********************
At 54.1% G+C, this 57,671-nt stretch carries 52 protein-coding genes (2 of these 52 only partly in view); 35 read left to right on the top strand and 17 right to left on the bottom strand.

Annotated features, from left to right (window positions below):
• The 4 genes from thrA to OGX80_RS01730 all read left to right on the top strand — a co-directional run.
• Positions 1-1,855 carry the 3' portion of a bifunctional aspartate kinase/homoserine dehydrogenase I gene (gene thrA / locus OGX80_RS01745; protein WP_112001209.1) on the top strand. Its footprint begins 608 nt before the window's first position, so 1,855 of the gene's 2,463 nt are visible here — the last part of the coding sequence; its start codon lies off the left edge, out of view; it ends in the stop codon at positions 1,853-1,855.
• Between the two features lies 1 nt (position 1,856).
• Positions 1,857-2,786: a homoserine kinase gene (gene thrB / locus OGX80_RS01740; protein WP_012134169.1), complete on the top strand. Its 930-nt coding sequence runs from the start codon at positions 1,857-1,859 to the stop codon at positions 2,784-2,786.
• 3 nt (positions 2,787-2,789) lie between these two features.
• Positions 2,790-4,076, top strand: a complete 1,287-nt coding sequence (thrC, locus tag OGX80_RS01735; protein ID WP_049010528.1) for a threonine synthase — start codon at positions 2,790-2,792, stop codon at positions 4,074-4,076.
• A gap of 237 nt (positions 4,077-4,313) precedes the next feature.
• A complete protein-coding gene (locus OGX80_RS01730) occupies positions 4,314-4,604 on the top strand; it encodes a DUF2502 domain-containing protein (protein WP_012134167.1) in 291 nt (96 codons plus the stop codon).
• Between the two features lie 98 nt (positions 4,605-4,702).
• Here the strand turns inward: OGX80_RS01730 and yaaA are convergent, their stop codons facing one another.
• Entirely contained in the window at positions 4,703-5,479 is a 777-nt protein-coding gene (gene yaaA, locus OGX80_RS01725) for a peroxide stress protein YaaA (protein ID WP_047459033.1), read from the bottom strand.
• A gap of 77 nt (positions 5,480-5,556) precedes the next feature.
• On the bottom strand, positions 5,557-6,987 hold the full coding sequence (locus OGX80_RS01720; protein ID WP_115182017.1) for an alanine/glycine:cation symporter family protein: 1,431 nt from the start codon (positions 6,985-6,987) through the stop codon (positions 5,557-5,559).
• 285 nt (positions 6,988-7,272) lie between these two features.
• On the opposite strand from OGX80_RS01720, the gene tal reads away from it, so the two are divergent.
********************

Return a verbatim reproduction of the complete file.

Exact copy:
At 54.1% G+C, this 57,671-nt stretch carries 52 protein-coding genes (2 of these 52 only partly in view); 35 read left to right on the top strand and 17 right to left on the bottom strand.

Annotated features, from left to right (window positions below):
• The 4 genes from thrA to OGX80_RS01730 all read left to right on the top strand — a co-directional run.
• Positions 1-1,855 carry the 3' portion of a bifunctional aspartate kinase/homoserine dehydrogenase I gene (gene thrA / locus OGX80_RS01745; protein WP_112001209.1) on the top strand. Its footprint begins 608 nt before the window's first position, so 1,855 of the gene's 2,463 nt are visible here — the last part of the coding sequence; its start codon lies off the left edge, out of view; it ends in the stop codon at positions 1,853-1,855.
• Between the two features lies 1 nt (position 1,856).
• Positions 1,857-2,786: a homoserine kinase gene (gene thrB / locus OGX80_RS01740; protein WP_012134169.1), complete on the top strand. Its 930-nt coding sequence runs from the start codon at positions 1,857-1,859 to the stop codon at positions 2,784-2,786.
• 3 nt (positions 2,787-2,789) lie between these two features.
• Positions 2,790-4,076, top strand: a complete 1,287-nt coding sequence (thrC, locus tag OGX80_RS01735; protein ID WP_049010528.1) for a threonine synthase — start codon at positions 2,790-2,792, stop codon at positions 4,074-4,076.
• A gap of 237 nt (positions 4,077-4,313) precedes the next feature.
• A complete protein-coding gene (locus OGX80_RS01730) occupies positions 4,314-4,604 on the top strand; it encodes a DUF2502 domain-containing protein (protein WP_012134167.1) in 291 nt (96 codons plus the stop codon).
• Between the two features lie 98 nt (positions 4,605-4,702).
• Here the strand turns inward: OGX80_RS01730 and yaaA are convergent, their stop codons facing one another.
• Entirely contained in the window at positions 4,703-5,479 is a 777-nt protein-coding gene (gene yaaA, locus OGX80_RS01725) for a peroxide stress protein YaaA (protein ID WP_047459033.1), read from the bottom strand.
• A gap of 77 nt (positions 5,480-5,556) precedes the next feature.
• On the bottom strand, positions 5,557-6,987 hold the full coding sequence (locus OGX80_RS01720; protein ID WP_115182017.1) for an alanine/glycine:cation symporter family protein: 1,431 nt from the start codon (positions 6,985-6,987) through the stop codon (positions 5,557-5,559).
• 285 nt (positions 6,988-7,272) lie between these two features.
• On the opposite strand from OGX80_RS01720, the gene tal reads away from it, so the two are divergent.